I'm Right Again Dot Com

                             A new commentary every Wednesday — Nov 30, 2016

Why Trump

    My personal choice for President was and remains to be Governor John Kasich of Ohio, but he got lost in the shuffle of an extremely crowded field—through no fault of his own—as far as I can perceive. I hope he runs again in 2020, for he has a marvelous record and his stated goals make more sense to me that any of the other candidates.

    In the meantime, we have to deal with Donald Trump, and I must admit I'm having a hard time doing that. He made a lot of promises and it remains to be seen how patient we scufflers in the crowd will be with him. 

    What brought us to this sad juncture?

    Many Americans in the great middle class, having lost faith in a government that failed to address widening inequality, see President-Elect Trump as their deliverer. For me, his many assertions are long on emotion and short on details. Having spent my life in the broadcasting/advertising business, I see many parallels in spinning straw into gold though salesmanship. Trump is a superb salesman of a product: himself. 

    So, in an effort to discover what convinced so many to vote for his electors, I began a search for answers. Along the way,  I gleaned the following symptoms from a six-page compilation that originated with Daniel Greenfield. (Footnote below)* Take from it whatever you wish, but it is safe to say that no one speaks to the middle-class angst better than does Donald Trump.

    "This wasn't an election. It was a revolution.  Fifty million Americans got up and stood in front of the great iron wheel that had been grinding them down— even though the media told them it was useless—even while the chattering classes laughed and taunted them. They were the fathers who couldn't feed their families anymore. They were mothers who couldn't afford health care. They were workers whose jobs had been sold off to foreign countries. They were sons and daughters who didn't see a future for themselves. They held up their hands and the great iron wheel stopped.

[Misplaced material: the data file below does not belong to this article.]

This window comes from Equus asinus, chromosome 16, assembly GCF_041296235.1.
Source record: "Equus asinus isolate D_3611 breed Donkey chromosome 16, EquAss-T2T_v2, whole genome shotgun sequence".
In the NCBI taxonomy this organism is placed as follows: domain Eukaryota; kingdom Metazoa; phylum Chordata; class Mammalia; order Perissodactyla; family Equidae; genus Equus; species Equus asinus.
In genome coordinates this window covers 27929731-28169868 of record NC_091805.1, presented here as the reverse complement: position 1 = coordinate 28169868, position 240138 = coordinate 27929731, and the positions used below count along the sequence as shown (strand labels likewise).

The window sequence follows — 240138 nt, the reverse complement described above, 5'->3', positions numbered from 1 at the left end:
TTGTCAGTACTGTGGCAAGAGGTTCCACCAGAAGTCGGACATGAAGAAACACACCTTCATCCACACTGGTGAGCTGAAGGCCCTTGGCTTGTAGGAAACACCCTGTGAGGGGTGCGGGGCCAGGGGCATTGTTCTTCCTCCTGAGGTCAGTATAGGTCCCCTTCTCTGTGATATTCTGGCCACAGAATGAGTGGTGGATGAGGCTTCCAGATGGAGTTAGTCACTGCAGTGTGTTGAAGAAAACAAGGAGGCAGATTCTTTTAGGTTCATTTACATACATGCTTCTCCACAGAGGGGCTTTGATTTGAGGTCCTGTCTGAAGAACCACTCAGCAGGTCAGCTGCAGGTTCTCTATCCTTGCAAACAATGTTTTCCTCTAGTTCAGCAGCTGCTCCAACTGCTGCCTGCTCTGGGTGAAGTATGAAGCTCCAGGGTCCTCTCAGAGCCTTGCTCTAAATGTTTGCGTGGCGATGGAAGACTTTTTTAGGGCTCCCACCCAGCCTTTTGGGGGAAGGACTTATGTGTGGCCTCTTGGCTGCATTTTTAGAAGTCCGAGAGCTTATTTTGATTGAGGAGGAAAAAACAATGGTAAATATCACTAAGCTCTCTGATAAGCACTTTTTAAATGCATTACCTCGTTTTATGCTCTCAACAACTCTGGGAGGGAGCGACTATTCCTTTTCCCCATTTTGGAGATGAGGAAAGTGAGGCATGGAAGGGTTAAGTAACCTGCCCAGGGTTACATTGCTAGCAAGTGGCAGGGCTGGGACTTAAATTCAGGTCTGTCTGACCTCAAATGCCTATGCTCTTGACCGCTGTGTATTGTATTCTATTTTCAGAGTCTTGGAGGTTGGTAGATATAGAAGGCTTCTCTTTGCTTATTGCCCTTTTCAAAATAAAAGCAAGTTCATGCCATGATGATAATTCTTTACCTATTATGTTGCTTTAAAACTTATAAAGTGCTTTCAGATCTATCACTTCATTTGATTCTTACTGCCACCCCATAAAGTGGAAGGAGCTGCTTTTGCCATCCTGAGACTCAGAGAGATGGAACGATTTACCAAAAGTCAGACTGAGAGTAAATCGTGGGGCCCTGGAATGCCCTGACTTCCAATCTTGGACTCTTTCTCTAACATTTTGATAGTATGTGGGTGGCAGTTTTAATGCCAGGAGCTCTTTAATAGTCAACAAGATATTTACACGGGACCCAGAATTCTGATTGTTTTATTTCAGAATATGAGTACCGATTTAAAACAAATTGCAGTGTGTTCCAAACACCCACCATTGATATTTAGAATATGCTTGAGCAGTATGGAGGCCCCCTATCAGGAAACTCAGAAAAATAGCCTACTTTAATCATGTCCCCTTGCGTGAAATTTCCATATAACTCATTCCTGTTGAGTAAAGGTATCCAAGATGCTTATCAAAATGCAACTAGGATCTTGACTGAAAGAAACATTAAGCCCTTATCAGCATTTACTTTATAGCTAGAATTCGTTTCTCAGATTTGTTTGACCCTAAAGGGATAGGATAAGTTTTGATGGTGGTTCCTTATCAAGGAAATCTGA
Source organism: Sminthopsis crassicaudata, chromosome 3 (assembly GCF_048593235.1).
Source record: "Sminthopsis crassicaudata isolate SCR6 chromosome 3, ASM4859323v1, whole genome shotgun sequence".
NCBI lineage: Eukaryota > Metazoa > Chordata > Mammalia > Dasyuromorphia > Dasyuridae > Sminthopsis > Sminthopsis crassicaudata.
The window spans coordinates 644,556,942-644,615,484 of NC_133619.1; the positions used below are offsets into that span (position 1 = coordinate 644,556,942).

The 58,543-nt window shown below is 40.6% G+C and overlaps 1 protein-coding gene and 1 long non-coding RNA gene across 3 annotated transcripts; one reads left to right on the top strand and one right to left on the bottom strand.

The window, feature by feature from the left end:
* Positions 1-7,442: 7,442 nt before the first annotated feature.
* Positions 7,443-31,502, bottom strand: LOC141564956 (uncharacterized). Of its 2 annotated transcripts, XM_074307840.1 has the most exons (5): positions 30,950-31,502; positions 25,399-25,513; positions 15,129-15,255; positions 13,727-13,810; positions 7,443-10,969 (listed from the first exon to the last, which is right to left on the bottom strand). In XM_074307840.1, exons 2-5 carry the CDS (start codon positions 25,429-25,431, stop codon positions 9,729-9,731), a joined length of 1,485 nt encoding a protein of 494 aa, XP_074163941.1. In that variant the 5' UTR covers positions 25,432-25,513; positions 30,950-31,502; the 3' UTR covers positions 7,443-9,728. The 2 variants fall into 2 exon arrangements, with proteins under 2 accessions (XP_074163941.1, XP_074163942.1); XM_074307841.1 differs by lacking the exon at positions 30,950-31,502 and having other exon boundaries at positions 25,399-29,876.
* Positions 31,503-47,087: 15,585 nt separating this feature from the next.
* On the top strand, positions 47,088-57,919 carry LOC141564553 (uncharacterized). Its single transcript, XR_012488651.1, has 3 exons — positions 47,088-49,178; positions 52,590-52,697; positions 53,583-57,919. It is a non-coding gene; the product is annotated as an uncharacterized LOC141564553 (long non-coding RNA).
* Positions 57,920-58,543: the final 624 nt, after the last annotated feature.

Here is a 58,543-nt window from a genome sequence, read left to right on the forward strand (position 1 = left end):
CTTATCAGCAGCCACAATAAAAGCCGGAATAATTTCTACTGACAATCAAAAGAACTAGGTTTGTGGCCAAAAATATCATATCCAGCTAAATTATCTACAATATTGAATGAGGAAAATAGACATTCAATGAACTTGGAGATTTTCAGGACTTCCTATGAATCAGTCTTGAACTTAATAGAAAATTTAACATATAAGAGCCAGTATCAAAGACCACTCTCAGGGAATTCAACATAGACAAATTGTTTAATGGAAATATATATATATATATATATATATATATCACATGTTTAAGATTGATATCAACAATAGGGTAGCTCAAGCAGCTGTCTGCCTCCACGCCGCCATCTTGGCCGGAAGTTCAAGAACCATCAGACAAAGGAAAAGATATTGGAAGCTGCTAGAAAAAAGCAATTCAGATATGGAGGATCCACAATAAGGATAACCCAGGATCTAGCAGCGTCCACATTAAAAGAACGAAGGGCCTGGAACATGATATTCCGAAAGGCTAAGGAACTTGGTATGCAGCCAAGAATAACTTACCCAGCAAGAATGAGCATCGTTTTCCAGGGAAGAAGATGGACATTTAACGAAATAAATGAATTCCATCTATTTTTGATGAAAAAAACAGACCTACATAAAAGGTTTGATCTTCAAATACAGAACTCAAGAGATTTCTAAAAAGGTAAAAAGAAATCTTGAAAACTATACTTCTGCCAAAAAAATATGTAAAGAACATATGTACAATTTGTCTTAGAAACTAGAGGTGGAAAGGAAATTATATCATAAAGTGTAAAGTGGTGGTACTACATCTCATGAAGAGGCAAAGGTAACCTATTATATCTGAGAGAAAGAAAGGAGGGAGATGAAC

"Who were these people? They were the leftovers in flyover country. They didn't have bachelor degrees and many had never set foot in a Starbucks. They were the white working class. They were told they didn't think right and talk right; that they had the wrong ideas, the wrong clothes and the ridiculous idea that they still mattered.

    "They were told that the future belongs to the urban metrosexual and his dot com, not to the guy who used to have a good job before it went to China or Mexico. They were told that they couldn't change anything. A thousand politicians and pundits had talked of getting them to adapt to the inevitable.    

    "Instead, they got in their pickup trucks and drove to their polling places.

    "No one will ever interview all those fifty million men and women.  We will never see their faces. Still, they arose and came to a nation in peril. They did what real Americans have always done. They did the impossible. 

    "America is a nation of impossibilites. We exist because our forefathers did not take no for an answer. Not from kings or tyrants. Not from the elites who told them it couldn't be done.

    "Midnight has passed. A new day has come, and everything is about to change."

(I certainly hope for the better, Mr. Greenfield.)

*Daniel Greenfield is a journalist and blogger who writes for the David Horowitz Freedom Center, a politically conservative "think tank," founded by civil rights activist Horowitz and publisher Peter Collier. 

-Phil Richardson, Observer of the human condition and storyteller. "He goes doddering on into his old age, making a public nuisance of himself." - Joseph L. Mencken


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